Fine original watercolour and gouache painting (20 x 15 inches, matted and framed) of birds of the Auk family, preliminary artwork for plate 3 in Edward Howe Forbush's book "Birds of Massachusetts and other New England States", 1925.
Provenance: Sotheby's Sale, November 17, 1978, lot 541
A dramatic scene showing members of the Auk family perched on a rock, possibly off Machias Seal Island, off the eastern-most part of the Maine coast, and floating in the surrounding surf, and including a Black Guillemot, a Puffin, a Razor-billed Auk, Brunnich's Murre and a Dovekie. The final composition was eventually published as plate 3 in Forbush's "Birds of Massachusetts and other New England States". Forbush describes the birds between pages 31 and 46 of the first volume of his book.
Louis Agassiz Fuertes was the most widely acclaimed American ornithological artist of his time. Born in Ithaca, New York, Fuertes began drawing birds at an early age, inspired by Audubon's "Birds of America." By the time he was seventeen, his illustrations had qualified him as an associate member of the American Ornithologists' Union. Fuertes quickly became associated with leading ornithological scientists and artists, and he received professional commissions while still an undergraduate at Cornell.
Fuertes went on to produce a vast body of work for an extremely broad range of projects. His paintings and drawings invariably convey the artist's extremely careful study of his subjects' form and behavior, and his diligence, precision and skill in draftsmanship produced some of the most animated and engaging bird illustrations of the twentieth century. Fuertes was determined to study and draw birds as they behaved in their natural habitats, unlike his predecessors, including Audubon, who took the easier route of drawing from stuffed specimens. As a result of this scrupulous and sensitive study of living birds, his works are characterized by a much greater accuracy and sense of vitality. Perhaps more than any of the other great bird artists, Fuertes' birds are always full of life. In the book "A Celebration of Birds: The Life and Art of Louis Agassiz Fuertes," the noted specialist on ornithological art Roger Tory Peterson notes that even today "most bird painters are still influenced directly or indirectly by Fuertes..."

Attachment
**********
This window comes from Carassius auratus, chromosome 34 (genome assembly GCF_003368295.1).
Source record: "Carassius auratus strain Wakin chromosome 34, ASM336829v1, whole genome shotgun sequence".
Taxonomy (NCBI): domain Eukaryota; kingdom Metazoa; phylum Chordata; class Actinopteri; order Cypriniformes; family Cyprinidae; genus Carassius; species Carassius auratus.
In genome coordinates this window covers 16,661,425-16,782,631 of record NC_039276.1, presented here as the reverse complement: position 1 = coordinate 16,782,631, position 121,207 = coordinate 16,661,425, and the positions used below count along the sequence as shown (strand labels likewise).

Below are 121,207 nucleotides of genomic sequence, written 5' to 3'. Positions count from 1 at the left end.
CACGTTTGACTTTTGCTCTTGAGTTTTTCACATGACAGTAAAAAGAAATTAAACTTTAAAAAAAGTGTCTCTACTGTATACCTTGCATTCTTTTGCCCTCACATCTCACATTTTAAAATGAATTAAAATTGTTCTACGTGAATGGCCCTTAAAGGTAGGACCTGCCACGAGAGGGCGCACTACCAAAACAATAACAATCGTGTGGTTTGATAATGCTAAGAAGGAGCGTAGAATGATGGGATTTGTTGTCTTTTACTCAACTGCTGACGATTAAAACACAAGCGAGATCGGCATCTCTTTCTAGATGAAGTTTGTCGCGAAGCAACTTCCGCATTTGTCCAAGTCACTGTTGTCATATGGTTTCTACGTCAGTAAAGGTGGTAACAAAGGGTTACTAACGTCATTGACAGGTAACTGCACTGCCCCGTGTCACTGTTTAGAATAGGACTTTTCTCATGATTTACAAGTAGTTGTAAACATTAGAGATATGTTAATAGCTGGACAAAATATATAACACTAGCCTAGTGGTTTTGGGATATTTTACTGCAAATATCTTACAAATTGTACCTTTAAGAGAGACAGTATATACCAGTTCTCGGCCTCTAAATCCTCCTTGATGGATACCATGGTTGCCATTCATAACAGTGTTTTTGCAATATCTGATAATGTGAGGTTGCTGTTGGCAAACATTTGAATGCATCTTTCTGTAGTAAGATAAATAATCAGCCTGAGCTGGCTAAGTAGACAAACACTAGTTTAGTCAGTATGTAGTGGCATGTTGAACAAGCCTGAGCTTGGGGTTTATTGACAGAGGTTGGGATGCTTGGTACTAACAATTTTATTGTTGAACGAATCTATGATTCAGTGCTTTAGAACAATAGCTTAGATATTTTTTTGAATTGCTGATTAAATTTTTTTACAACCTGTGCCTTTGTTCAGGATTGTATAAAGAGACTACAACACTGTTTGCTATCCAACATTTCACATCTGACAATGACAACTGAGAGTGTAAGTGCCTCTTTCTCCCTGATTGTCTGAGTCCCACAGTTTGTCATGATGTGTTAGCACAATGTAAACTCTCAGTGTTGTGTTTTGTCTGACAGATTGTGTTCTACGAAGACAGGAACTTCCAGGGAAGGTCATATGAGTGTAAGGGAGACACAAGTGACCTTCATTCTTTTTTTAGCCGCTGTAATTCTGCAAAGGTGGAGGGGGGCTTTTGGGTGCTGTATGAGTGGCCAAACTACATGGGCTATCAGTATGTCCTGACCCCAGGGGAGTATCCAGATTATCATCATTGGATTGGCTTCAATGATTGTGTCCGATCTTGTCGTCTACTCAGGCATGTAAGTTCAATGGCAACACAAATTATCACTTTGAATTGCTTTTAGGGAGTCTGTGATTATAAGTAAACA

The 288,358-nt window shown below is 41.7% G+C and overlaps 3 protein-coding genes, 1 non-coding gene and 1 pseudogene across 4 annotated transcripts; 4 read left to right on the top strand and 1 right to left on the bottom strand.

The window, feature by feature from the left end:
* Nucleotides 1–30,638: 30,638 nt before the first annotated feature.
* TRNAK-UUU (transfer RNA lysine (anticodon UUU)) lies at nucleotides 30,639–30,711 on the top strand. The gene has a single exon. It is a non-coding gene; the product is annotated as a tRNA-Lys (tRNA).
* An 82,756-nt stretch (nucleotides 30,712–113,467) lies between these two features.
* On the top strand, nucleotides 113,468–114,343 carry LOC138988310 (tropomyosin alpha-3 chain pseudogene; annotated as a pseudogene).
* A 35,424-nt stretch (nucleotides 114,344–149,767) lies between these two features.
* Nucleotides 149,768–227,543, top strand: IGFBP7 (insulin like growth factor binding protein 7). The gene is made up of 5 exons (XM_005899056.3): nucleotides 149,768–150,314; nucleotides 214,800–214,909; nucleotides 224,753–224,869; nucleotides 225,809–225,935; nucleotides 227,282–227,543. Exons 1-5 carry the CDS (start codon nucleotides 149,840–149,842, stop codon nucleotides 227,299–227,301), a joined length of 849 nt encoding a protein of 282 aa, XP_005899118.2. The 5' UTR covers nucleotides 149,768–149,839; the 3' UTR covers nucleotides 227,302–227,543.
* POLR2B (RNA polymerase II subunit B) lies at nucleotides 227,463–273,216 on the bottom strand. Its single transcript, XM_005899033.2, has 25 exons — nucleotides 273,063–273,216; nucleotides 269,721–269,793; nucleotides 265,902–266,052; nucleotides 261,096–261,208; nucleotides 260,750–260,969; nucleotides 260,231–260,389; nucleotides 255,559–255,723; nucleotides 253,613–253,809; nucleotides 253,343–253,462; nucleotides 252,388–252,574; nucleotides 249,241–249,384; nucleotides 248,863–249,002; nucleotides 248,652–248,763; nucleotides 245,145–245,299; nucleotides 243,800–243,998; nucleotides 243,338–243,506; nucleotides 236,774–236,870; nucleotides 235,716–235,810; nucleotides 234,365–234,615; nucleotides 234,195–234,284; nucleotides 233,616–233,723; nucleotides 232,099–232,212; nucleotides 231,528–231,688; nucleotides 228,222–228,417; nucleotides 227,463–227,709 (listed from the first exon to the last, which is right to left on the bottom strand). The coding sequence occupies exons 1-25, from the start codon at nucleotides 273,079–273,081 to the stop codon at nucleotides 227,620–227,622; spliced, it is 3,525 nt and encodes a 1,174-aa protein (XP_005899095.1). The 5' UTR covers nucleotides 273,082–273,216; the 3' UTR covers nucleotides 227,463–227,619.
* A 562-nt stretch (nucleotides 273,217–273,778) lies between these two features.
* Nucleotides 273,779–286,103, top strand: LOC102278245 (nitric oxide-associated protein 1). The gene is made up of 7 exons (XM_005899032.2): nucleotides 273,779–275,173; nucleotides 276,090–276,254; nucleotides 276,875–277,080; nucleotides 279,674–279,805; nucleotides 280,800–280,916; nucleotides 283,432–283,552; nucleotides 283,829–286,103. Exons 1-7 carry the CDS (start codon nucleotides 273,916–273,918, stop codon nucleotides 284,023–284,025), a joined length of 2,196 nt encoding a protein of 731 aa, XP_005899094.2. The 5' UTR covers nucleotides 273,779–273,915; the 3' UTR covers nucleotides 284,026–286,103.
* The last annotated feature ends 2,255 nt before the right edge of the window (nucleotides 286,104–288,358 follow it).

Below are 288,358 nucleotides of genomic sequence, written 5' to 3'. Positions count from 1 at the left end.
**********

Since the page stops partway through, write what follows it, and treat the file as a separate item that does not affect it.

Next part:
Fuertes traveled widely to broaden his knowledge of birds and their habitats. In 1899, for example, he accompanied the Harriman Expedition to Alaska, a group that traveled up the coast as far as Plover Bay in Siberia. Sponsored by the railroad and mining magnate Edward Harriman, the elaborately outfitted expedition included well-know scientists such as John Burroughs and John Muir, landscape artists Frederick Dellenbaugh and Robert Swain Gifford, and photographer Edward Curtis.
By that time, Fuertes was widely acclaimed himself, his illustrations having been disseminated in a number of publications. Yet his original watercolors, the most compelling testaments to the unparalleled abilities of this great bird artist, are quite rare.